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1 June 1998 Estimating the cause and rate of mortality in red grouse Lagopus lagopus scoticus
Simon J. Thirgood, Stephen M. Redpath, Peter J. Hudson, Eric Donnelly
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Abstract

We assessed biases in the techniques used to investigate the cause and rate of mortality in two red grouse Lagopus lagopus scoticus populations in Scotland during 1985–96. Comparison of the field signs left on grouse carcasses by known predators suggested that whilst it was usually possible to distinguish between grouse killed by mammals and by raptors, it was not possible in most cases to further distinguish between grouse killed by peregrine falcons Falco peregrinus and hen harriers Circus cyaneus. Similar estimates of the cause and rate of grouse mortality were derived from systematically counting grouse and searching for carcasses and by radio-tagging. Searching for carcasses may provide a useful technique for identifying major causes of mortality in grouse populations inhabiting open habitats.

Estimates of the rate and cause of mortality in animal populations are essential to studying many aspects of wildlife ecology (Caughley & Sinclair 1994). Estimates of the rate of mortality may be obtained from radio-tagging, although such studies are costly in terms of time and resources and are often limited in the amount of data that can be collected from a range of sites (White & Garrott 1990). Estimates of the cause of mortality may also be problematic. In most vertebrate populations, few predation events or other causes of mortality are actually witnessed and researchers are often dependent upon careful examination of a small sample of carcasses and field signs left by predators to determine the likely cause of death (e.g. Cresswell & Whitfield 1994).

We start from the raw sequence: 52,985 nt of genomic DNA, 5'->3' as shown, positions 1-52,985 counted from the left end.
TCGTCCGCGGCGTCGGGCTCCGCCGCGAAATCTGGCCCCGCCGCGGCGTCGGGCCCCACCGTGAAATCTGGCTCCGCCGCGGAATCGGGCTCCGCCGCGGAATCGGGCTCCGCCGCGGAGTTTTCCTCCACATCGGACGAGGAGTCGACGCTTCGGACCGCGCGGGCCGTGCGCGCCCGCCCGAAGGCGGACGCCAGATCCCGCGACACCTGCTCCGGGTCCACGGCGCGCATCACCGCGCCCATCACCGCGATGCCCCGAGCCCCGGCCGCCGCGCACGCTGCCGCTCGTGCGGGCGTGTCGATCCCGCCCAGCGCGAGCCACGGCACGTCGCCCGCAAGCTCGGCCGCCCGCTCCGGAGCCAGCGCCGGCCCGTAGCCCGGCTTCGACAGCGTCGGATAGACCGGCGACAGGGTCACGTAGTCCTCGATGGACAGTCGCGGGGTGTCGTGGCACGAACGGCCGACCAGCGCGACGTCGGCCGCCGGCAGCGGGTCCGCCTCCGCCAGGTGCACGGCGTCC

Population studies on red grouse Lagopus lagopus scoticus have been conducted for 40 years in Britain (Jenkins, Watson & Miller 1963, 1964, Hudson 1986, 1992, Moss, Watson & Parr 1996). Standardised techniques for estimating mortality rates by systematically counting grouse and searching for carcasses have been developed and have provided large comparative data sets (Hudson 1992, Hudson, Newborn & Robertson 1997), however, few attempts have been made to examine biases in techniques for evaluating cause and rate of mortality. Jenkins et al. (1963, 1967) placed pigeon carcasses on heather moorland to replicate both predator kills and deaths from disease and then recorded recovery rates by naive observers. Recovery rates of ‘predator kills’ were higher than ‘disease deaths’ and just over half of all kills were found. Redpath (1989) conducted similar trials with grouse carcasses placed to replicate raptor and mammal kills and concluded that 61% of ‘raptor kills’ but only 23% of ‘mammal kills’ were recovered. Subsequently, however, Hudson (1992) demonstrated that the causes of death of grouse recovered during systematic carcass searching were similar to a sample of 49 radio-tagged birds.